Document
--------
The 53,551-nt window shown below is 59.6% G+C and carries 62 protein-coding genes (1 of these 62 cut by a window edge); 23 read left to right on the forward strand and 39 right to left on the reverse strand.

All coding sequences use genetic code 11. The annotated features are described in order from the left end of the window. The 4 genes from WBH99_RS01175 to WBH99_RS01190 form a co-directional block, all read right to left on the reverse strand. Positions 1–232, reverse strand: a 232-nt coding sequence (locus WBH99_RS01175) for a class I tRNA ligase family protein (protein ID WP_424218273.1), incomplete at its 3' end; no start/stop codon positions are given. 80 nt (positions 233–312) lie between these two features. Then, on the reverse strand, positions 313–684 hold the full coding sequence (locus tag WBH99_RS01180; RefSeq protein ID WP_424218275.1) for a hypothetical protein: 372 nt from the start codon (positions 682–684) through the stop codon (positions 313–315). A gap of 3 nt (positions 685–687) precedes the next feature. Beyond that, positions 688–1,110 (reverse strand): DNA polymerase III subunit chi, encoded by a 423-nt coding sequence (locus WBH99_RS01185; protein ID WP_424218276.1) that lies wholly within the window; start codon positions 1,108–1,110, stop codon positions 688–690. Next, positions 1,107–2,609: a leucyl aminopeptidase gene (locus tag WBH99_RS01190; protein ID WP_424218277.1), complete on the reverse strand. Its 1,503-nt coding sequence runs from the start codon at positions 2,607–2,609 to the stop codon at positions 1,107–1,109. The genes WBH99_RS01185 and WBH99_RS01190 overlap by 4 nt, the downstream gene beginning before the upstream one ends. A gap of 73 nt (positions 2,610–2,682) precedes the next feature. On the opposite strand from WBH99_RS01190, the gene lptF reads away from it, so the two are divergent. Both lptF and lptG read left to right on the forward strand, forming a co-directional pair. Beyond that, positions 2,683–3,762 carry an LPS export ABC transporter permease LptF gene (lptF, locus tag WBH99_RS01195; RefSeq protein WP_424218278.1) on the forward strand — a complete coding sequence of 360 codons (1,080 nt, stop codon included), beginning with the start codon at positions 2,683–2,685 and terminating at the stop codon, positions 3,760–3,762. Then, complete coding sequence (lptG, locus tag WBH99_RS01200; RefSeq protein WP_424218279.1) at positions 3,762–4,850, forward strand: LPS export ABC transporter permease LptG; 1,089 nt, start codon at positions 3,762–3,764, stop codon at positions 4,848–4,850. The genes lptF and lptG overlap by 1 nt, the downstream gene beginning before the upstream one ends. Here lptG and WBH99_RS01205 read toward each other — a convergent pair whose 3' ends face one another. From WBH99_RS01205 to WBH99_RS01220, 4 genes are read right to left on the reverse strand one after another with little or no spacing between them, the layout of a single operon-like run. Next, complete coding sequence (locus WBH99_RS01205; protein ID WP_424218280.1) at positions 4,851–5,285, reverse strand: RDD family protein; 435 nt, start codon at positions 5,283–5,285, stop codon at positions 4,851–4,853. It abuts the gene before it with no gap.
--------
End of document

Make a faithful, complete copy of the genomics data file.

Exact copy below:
The 53,551-nt window shown below is 59.6% G+C and carries 62 protein-coding genes (1 of these 62 cut by a window edge); 23 read left to right on the forward strand and 39 right to left on the reverse strand.

All coding sequences use genetic code 11. The annotated features are described in order from the left end of the window. The 4 genes from WBH99_RS01175 to WBH99_RS01190 form a co-directional block, all read right to left on the reverse strand. Positions 1–232, reverse strand: a 232-nt coding sequence (locus WBH99_RS01175) for a class I tRNA ligase family protein (protein ID WP_424218273.1), incomplete at its 3' end; no start/stop codon positions are given. 80 nt (positions 233–312) lie between these two features. Then, on the reverse strand, positions 313–684 hold the full coding sequence (locus tag WBH99_RS01180; RefSeq protein ID WP_424218275.1) for a hypothetical protein: 372 nt from the start codon (positions 682–684) through the stop codon (positions 313–315). A gap of 3 nt (positions 685–687) precedes the next feature. Beyond that, positions 688–1,110 (reverse strand): DNA polymerase III subunit chi, encoded by a 423-nt coding sequence (locus WBH99_RS01185; protein ID WP_424218276.1) that lies wholly within the window; start codon positions 1,108–1,110, stop codon positions 688–690. Next, positions 1,107–2,609: a leucyl aminopeptidase gene (locus tag WBH99_RS01190; protein ID WP_424218277.1), complete on the reverse strand. Its 1,503-nt coding sequence runs from the start codon at positions 2,607–2,609 to the stop codon at positions 1,107–1,109. The genes WBH99_RS01185 and WBH99_RS01190 overlap by 4 nt, the downstream gene beginning before the upstream one ends. A gap of 73 nt (positions 2,610–2,682) precedes the next feature. On the opposite strand from WBH99_RS01190, the gene lptF reads away from it, so the two are divergent. Both lptF and lptG read left to right on the forward strand, forming a co-directional pair. Beyond that, positions 2,683–3,762 carry an LPS export ABC transporter permease LptF gene (lptF, locus tag WBH99_RS01195; RefSeq protein WP_424218278.1) on the forward strand — a complete coding sequence of 360 codons (1,080 nt, stop codon included), beginning with the start codon at positions 2,683–2,685 and terminating at the stop codon, positions 3,760–3,762. Then, complete coding sequence (lptG, locus tag WBH99_RS01200; RefSeq protein WP_424218279.1) at positions 3,762–4,850, forward strand: LPS export ABC transporter permease LptG; 1,089 nt, start codon at positions 3,762–3,764, stop codon at positions 4,848–4,850. The genes lptF and lptG overlap by 1 nt, the downstream gene beginning before the upstream one ends. Here lptG and WBH99_RS01205 read toward each other — a convergent pair whose 3' ends face one another. From WBH99_RS01205 to WBH99_RS01220, 4 genes are read right to left on the reverse strand one after another with little or no spacing between them, the layout of a single operon-like run. Next, complete coding sequence (locus WBH99_RS01205; protein ID WP_424218280.1) at positions 4,851–5,285, reverse strand: RDD family protein; 435 nt, start codon at positions 5,283–5,285, stop codon at positions 4,851–4,853. It abuts the gene before it with no gap.